Introduction (extracts from project brief issued by CW Ho and BS Jia)
Since its opening in 1957 after reclamation from the sea, Victoria Park has become a popular place near the center of commercial area. However, over the past years, there has been increasing pressure to provide more active recreational facilities, often done in an piecemeal and uncoordinated manner, at the expense of the valuable greenery. The original concept as a green natural space is gradually being eroded by more building structures, hard surfaces and geometrical compositions. The role of Victoria Park as a urban green park, as a recreational facility to restructure the district, needs to be examined.
Apart from meeting the requirement of various end users, one of the main objectives of this improvement exercise is to provide a clearer demarcation for active and passive recreation space. The improvement work will include landscape improvements and the replacement and relocation of some of the existing buildings to reduce the prospect of adding individual structures in the future.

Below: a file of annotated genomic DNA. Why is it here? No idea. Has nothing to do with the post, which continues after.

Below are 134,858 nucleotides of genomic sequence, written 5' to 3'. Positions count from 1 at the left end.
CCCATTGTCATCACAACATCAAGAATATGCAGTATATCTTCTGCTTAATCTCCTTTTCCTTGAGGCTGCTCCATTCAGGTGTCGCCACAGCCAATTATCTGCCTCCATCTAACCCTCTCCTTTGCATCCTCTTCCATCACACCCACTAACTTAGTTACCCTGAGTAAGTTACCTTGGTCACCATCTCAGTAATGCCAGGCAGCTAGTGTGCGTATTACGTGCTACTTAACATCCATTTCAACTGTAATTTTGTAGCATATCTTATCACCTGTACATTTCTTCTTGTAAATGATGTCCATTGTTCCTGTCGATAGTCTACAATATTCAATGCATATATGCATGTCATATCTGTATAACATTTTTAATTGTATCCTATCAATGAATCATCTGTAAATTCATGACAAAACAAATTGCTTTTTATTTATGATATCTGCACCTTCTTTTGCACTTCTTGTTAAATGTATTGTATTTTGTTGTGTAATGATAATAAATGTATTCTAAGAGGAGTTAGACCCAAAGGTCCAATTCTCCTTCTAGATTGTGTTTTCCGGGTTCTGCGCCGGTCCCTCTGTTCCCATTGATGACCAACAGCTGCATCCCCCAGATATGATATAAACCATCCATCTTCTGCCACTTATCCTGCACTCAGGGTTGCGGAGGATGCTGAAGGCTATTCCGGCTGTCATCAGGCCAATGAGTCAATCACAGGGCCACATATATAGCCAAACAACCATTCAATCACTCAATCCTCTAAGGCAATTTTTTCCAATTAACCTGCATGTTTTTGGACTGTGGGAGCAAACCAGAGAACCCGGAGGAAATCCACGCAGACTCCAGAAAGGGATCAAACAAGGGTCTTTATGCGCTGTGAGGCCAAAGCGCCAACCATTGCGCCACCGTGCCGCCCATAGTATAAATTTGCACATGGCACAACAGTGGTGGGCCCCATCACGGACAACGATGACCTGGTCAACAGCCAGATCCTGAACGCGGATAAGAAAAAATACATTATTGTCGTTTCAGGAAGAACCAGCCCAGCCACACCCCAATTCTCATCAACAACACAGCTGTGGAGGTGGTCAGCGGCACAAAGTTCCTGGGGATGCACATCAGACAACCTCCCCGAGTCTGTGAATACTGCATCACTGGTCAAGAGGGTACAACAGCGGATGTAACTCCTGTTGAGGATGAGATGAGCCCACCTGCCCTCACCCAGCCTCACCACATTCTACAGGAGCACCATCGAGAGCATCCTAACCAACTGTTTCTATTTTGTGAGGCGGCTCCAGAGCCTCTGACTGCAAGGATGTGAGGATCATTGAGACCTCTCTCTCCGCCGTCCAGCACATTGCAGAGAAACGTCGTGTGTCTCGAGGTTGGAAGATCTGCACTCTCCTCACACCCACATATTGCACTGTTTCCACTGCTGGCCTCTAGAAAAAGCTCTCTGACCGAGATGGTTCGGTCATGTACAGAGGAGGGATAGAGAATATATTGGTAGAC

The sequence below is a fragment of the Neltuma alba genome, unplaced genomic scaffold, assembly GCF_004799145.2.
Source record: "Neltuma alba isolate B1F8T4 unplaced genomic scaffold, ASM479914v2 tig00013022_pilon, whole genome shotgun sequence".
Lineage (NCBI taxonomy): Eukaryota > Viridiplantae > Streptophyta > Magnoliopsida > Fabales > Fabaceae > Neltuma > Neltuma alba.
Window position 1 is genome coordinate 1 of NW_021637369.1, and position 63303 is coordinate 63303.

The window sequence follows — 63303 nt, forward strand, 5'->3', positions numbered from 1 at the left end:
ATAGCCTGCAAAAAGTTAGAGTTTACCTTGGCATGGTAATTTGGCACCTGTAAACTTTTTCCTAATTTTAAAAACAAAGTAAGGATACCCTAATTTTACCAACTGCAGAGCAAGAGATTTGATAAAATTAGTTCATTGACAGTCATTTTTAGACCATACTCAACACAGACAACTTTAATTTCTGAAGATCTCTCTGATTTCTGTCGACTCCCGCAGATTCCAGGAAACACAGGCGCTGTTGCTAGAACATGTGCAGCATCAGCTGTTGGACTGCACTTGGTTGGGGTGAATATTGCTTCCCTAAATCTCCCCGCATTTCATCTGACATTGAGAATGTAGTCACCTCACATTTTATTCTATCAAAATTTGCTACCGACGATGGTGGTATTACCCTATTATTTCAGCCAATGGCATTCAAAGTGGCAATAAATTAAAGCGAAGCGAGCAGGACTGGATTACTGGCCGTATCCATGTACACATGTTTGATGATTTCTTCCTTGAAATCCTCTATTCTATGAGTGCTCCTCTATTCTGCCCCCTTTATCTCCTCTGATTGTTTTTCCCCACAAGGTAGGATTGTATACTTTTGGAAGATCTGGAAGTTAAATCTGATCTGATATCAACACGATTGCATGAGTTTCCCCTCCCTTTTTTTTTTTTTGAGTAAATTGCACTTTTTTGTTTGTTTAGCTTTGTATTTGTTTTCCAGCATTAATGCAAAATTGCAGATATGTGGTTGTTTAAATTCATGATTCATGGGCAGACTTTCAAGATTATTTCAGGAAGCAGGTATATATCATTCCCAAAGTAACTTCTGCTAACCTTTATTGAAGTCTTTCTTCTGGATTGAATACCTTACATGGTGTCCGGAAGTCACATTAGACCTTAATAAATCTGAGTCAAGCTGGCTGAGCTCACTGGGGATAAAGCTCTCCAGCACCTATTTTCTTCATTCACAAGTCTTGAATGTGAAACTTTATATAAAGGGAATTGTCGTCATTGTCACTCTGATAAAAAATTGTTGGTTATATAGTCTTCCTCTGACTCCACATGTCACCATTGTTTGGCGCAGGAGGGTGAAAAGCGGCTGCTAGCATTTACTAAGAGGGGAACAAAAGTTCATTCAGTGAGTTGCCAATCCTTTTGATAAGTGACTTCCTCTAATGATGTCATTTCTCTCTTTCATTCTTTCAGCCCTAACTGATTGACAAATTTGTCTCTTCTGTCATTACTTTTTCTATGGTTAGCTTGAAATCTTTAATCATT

In the studio led by BS Jia, students were required to apply a multi-disciplinary approach to analyze the context and to provide a holistic answer in a form of planning with emphasis on urban ecology.
(Other students in the team: Cheung Sui Lun, Cheung Wai Man, Kwok Yee Man, Lam Pui Yu, Luk Chi Hang and Wan Tsz Kin)
Architecture often has a desire for geometry and the character of geometry. In the first instance, geometry provides convenience of measure and construction. In the second instance, geometry provides a conceptual order for the world. Geometry acts in the formation of architecture, providing the eidetic catalogue of ‘proper’ form(s). Modern cities are a triumph of geometry. So it is therefore not surprising that an otherwise “natural”, “field-like” or “continuous” green park in the center of a modern city is dominated by geometric order and functional fragmentation.
This project is a critical speculation on tactics for blurring the separation of architecture, urban circulation and landscape greenery. It emphasizes continuity of movement, functional mixture and wholeness. Everything is planned in topologically curving forms which symbolize “natural” landscape amidst the urban Cartesian order. The development of liquid space, texture fields, pattern effects and field conditions emerge both as response to the particular needs as a park as well as a distinguishable character in the urban setting.
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